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Tohoku 5 years on
Series 4: Support for the residents of Kumamoto with learnings from Tohoku
Japan has the most advanced disaster preparation strategies in the world. Anti-seismic building regulations are stringent, every schoolchild knows what to do in an earthquake and advance warning systems are in place for tsunami and volcanic eruptions. Yet the series of quakes in Kyushu last month [April] still claimed 49 lives, injured 1,350 and caused the evacuation of 196,000 people.
In Japan, government bureaucrats have traditionally dictated top-down disaster relief and reconstruction policies, but after the massive earthquake and tsunami that devastated Tohoku five years ago, this role began to open up to include charities, non-governmental organisations and the private sector. The Qatar Friendship Fund (QFF), with its $100 million donation from the emirate of Qatar, was one of many overseas organisations to dispense aid in Japan, and the lessons learned in Tohoku are now being put into practice in Kyushu.
One lesson that some fear is being overlooked in Kumamoto prefecture, where two major earthquakes struck on April 14 and 16, is a failure to address the specific needs of female evacuees and to engage them in decision-making. Akiko Domoto, a former governor of Chiba prefecture and head of the Japan Women’s Network for Disaster Risk Reduction (JWNDRR) argues that "women shouldn't just be passive participants, but involved in the management of evacuation shelters".
Some 90,000 people were still living in evacuation centres in Kumamoto two weeks after the first quake. According to Kyodo, on top of the 49 deaths from the earthquakes, 14 people are so far thought to have died “from complications stemming from the stress and fatigue of living as evacuees”.
As in Tohoku, most of the casualties in Kumamoto prefecture were elderly people living in old wooden houses, built before modern safety regulations came into force. The evacuees are now living in cold, uncomfortable shelters with little food and poor hygiene. The evidence from Tohoku shows that elderly people living in these conditions are extremely vulnerable. In Fukushima prefecture, more people have died from evacuation-related stress than were killed by the earthquake and tsunami.
Most evacuation centres are school buildings, meaning that 150,000 children in Kumamoto prefecture have been unable to attend school. The Kumamoto International Foundation, where Japanese disaster information is being translated into 10 different languages, is also housing foreign residents.
Supplies have been running low, due to damage to storage buildings and a shortage of distribution personnel, according to the Yomiuri Shimbun. The local government eventually [27 April] distributed tablet computers to evacuation centres to enable them to order supplies directly from an online database.
The twin earthquakes created unexpectedly high levels of demand at evacuation centres, which have been overwhelmed. An outbreak of norovirus was confirmed by the prime minister and one woman in her 50s died from deep-vein thrombosis after sleeping in her car for several nights. Doctors suspect as many as 97 more cases of the condition, known as “economy-class syndrome”, which is caused by blood clots created by cramped living conditions.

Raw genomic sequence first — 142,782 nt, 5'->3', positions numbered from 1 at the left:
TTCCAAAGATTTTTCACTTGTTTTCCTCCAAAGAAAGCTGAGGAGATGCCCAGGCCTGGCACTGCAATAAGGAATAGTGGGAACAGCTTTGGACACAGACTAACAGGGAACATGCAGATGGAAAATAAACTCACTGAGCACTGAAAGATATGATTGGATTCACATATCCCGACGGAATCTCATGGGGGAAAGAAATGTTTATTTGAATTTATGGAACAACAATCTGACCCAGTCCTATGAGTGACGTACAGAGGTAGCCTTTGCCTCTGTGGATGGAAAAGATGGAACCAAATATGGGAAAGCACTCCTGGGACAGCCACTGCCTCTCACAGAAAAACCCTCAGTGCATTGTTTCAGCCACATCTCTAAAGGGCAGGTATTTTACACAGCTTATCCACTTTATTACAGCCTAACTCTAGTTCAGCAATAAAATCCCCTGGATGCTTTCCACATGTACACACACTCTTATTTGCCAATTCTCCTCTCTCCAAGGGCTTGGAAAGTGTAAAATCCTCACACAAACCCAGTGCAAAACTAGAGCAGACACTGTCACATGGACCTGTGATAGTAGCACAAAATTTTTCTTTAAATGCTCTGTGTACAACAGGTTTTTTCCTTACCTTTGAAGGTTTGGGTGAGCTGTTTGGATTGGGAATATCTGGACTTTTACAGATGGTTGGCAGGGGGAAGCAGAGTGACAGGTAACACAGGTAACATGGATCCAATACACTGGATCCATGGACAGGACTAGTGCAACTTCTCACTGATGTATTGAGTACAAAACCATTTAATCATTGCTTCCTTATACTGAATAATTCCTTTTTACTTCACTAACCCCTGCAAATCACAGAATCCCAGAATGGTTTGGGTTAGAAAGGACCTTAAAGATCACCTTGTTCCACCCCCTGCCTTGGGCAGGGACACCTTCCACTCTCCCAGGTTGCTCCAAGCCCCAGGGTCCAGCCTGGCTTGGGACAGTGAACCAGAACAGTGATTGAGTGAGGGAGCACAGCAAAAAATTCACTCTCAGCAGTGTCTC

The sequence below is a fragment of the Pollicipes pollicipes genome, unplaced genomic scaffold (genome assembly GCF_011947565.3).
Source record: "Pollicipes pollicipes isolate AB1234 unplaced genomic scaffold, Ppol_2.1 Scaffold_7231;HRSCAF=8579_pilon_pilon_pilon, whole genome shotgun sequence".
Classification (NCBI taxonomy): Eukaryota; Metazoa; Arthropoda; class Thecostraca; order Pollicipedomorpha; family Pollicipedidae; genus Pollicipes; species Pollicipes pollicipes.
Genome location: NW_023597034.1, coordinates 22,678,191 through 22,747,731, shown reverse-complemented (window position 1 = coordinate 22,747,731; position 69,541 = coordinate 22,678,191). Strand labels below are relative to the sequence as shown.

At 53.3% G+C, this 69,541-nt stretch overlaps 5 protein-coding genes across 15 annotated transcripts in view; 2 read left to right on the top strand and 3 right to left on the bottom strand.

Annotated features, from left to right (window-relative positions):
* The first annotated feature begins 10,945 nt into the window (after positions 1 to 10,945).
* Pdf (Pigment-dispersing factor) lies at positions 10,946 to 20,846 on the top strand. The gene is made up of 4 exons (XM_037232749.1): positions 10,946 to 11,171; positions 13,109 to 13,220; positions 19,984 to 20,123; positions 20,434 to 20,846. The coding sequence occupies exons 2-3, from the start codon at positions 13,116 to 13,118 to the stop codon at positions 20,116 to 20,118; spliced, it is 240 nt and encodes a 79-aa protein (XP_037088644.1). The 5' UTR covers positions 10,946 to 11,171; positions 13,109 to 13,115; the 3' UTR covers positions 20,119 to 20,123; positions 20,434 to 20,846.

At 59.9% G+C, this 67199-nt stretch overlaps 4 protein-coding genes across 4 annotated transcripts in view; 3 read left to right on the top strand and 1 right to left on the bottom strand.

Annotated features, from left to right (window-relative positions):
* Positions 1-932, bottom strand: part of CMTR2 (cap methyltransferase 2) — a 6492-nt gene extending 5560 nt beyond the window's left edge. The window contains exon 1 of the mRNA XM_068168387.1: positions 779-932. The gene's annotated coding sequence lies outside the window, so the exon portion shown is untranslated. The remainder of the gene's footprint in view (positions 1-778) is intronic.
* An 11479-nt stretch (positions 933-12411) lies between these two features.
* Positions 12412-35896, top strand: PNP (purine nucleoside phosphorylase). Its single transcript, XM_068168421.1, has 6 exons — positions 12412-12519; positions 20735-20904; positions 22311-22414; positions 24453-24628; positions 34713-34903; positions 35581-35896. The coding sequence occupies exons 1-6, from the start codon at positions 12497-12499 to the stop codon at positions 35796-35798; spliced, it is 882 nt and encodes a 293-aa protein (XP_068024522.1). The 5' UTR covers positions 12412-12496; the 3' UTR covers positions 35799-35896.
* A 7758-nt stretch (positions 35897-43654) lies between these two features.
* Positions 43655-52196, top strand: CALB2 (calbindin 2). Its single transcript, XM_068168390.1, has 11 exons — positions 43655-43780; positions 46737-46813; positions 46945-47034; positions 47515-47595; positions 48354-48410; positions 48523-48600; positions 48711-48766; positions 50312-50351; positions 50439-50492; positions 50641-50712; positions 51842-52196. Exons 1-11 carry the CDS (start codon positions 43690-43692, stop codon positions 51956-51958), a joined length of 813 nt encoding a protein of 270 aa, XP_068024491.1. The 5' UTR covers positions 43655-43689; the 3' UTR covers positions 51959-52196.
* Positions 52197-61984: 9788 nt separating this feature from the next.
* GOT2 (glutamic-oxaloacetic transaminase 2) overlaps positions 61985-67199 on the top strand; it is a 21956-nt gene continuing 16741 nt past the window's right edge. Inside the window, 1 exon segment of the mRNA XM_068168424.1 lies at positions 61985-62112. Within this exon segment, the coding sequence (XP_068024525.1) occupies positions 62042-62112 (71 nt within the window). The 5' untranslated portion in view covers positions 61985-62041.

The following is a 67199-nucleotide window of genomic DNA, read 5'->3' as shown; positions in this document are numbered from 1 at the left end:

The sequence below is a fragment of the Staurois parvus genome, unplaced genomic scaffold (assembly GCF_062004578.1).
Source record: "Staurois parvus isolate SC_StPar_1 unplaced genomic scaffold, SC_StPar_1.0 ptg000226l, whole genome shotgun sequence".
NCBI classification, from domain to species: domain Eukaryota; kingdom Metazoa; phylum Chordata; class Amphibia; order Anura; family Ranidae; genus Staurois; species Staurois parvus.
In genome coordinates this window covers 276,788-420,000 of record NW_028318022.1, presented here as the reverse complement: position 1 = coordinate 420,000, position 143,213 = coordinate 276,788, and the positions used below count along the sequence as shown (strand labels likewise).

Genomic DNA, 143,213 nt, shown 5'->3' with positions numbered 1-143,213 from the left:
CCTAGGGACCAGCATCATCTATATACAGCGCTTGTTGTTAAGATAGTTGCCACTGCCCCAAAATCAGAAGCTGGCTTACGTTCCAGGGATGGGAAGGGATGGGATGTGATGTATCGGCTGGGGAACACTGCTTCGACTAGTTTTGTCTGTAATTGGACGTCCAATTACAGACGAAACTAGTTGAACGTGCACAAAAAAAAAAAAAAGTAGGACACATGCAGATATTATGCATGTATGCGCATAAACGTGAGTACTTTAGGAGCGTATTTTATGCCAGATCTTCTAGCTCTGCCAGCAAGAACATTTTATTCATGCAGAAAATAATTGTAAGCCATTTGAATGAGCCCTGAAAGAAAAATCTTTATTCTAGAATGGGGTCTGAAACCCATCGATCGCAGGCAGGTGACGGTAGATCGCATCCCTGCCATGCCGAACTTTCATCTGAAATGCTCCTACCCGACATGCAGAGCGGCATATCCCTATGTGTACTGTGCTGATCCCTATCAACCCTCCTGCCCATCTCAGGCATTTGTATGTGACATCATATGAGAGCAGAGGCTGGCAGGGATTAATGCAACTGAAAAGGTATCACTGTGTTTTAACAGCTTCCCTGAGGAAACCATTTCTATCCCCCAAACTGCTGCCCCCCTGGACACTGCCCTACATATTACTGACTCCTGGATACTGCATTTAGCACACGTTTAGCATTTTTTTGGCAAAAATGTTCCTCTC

Thrombosis is a particular risk for elderly or overweight people, pregnant women and those with diabetes, high blood pressure or varicose veins. The Morioka hospital in Iwate prefecture, which treated evacuees after the Tohoku disaster using funding from the QFF, recommends these groups should wear compression socks, as should anyone with swollen legs or feet, especially those living in cars. Evacuees are encouraged to take exercise, drink plenty of water and go to the toilet regularly. However, women in particular have reduced their water intake in order to avoid using crowded, unhygienic bathrooms with no running water.
Women have also suffered from a shortage of sanitary products, and mothers, who in Japan take most of the responsibility for child-rearing, have struggled to get supplies for their babies, such as nappies and formula milk. During relief operations in Tohoku, the JWNDRR found that the needs of women had not been factored into advance planning. In makeshift hierarchies established in evacuation centres, women silently endured discrimination after being deliberately excluded from decision-making by “elderly men with outdated values”, said Ms Domoto.
She fears the same pattern is repeating itself in Kumamoto. “If evacuation shelters are run entirely on decisions made by men, we don’t know if women are in trouble”, she said. The JWNDRR has set up female leadership training centres in Tohoku with funding from the QFF, in order to address this problem.
Local media reports confirm that the needs of those other than able-bodied men have indeed been neglected in Kumamoto. Special evacuation facilities for the elderly and disabled were meant to house 1,700 people in the prefecture, but a failure to publicise their existence meant that, two weeks after the first quake, only 129 evacuees had been admitted.
The legacy of Japan’s repeated experience of natural disasters is that it is better prepared than almost any other nation on earth. The Kyushu bullet train was up and running within days. Yet structural challenges in Japanese society, such as the ageing population and a lack of organisation diversity, can impede the country’s responses. By listening to NGOs and charities, the government can give a voice to the vulnerable.
For more information:
Kumamoto International Foundation: http://www.kumamoto-if.or.jp/kcic/default_e.asp
Written by Lucy Alexander